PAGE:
DescriptionFrom the hip hop icon, Hollywood star, and "a true artist and writer of deep talent" (James McBride, author of The Color of Water)--a candid, New York Times bestselling memoir ranging from his childhood on Chicago's South side and his emergence as one of rap's biggest names. Common has earned a reputation in the hip-hop world as a conscious artist by embracing themes of love and struggle in his songs. His journey toward understanding is rooted in his relationship with a remarkable woman, his mother. Common holds nothing back in this gripping memoir, both provocative and funny. He tells what it was like for a boy with big dreams growing up on the South Side of Chicago. He reveals how he almost quit rapping after his first album sold only two thousand copies. He recounts his rise to stardom and talks about the challenges of balancing fame, love, and family. Through it all, Common emerges as a man in full. Rapper. Actor. Activist. But also father, son, and friend. His story offers a living example of how, no matter what you've gone through, one day it'll all make sense.
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About the Author
Adam Bradley is the author of Book of Rhymes: The Poetics of Hip Hop and the co-editor of Ralph Ellison's Three Days Before the Shooting..., and Yale Anthology of Rap. He lives in Boulder with his wife.
Common distinguishes himself here as a true artist and a writer of deep talent. This book is the story of an artist in constant evolution, one who embodies the strength of the brilliant woman that raised him, the love of the Southside Chicago land that spawned him, and the raw spirit of the pro basketball player who fathered him. I've always heard that the people of Southside Chicago were special. I'm glad their native son Common shows us why. --James McBride Author of "The Color of Water"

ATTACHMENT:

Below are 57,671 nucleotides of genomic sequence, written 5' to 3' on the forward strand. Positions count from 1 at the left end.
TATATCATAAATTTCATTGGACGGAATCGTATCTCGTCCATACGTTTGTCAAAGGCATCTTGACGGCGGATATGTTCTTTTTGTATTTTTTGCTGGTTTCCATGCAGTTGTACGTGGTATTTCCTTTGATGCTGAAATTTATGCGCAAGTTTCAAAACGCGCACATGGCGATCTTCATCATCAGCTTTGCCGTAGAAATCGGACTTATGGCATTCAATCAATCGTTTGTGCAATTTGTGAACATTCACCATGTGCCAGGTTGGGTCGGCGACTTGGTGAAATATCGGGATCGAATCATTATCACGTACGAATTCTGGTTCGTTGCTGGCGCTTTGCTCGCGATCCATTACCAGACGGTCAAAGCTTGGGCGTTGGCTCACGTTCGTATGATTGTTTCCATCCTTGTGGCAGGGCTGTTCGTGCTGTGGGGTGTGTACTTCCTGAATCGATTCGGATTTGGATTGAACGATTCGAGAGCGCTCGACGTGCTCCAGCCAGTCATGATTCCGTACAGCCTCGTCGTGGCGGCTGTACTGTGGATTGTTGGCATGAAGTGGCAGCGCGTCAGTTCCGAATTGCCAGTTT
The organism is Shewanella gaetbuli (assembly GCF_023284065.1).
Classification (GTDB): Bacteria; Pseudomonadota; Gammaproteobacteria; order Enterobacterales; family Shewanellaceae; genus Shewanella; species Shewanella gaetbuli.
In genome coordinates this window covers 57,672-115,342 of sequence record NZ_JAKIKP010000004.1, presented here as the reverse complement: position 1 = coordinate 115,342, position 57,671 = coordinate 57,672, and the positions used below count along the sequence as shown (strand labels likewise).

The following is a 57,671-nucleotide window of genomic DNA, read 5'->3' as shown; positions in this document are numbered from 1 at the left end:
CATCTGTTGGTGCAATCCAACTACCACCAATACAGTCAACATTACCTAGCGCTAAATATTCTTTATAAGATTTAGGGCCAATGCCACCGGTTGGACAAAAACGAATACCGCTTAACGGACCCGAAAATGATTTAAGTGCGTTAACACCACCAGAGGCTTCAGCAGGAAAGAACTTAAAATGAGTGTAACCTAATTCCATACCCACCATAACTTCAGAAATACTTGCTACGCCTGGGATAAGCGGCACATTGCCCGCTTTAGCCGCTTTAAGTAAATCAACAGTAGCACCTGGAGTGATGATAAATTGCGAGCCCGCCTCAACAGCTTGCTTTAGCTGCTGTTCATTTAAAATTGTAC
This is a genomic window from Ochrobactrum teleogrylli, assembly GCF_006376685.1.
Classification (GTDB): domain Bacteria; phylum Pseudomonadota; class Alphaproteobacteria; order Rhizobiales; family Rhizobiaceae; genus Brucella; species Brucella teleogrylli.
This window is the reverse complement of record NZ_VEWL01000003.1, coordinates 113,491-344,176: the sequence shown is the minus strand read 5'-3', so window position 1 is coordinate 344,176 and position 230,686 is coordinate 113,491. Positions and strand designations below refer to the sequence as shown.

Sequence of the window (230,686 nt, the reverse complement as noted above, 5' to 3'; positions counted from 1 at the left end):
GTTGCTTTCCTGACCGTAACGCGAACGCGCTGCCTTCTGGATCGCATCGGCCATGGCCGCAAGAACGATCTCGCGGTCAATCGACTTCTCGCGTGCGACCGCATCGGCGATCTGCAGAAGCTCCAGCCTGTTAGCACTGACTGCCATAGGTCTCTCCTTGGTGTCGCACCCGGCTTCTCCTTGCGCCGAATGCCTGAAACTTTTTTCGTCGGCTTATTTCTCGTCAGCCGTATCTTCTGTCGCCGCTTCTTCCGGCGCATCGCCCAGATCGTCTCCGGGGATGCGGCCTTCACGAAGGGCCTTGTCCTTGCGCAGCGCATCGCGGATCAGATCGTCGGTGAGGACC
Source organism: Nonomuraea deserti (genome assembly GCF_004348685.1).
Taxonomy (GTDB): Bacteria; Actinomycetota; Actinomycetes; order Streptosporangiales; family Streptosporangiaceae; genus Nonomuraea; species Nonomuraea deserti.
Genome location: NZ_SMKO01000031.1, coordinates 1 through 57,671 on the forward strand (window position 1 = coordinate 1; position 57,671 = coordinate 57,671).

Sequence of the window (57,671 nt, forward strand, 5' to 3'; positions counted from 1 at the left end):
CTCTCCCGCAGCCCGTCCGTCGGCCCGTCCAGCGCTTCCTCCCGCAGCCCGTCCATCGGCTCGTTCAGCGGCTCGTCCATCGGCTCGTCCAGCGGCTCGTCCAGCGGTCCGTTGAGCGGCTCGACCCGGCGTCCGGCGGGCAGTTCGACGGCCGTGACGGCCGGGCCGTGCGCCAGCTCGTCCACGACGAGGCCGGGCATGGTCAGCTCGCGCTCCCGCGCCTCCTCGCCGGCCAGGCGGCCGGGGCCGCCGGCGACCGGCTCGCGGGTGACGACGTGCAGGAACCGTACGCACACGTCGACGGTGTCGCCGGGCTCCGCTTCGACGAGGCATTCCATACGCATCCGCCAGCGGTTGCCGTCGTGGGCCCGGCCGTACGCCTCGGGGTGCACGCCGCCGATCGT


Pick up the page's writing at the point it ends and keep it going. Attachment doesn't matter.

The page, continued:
"A thoughtful and beautiful book that tells us much more about Common... His mother's perspective takes this to another level." -Toure, author of "Who's Afraid of Post-Blackness"
"Raw in its honesty, profound in its insights, "One Day It'll All Make Sense "establishes Common as a voice that is as compelling on the page as it is on a record. This is not simply the story of an individual artist but a crucial page the history of hip hop itself." -Jelani Cobb, author of "The Substance of Hope"
"A powerful memoir that speaks to all audiences." -Queen Latifah
"Common is a 360-degree human being, and I don't say that about many people. He never needed to "pimp the hood" to achieve his deserved success. He is an eloquent and honorable role model and his memoir is a perfect example of his depth as a human being. In addition, reading about his childhood and upbringing in Chicago is really a trip - because we went through so many of the same experiences albeit decades apart. Chicago is still the roughest and primary "Institution of Hard Knocks," and if you can make it there, you can truly make it anywhere!" -Quincy Jones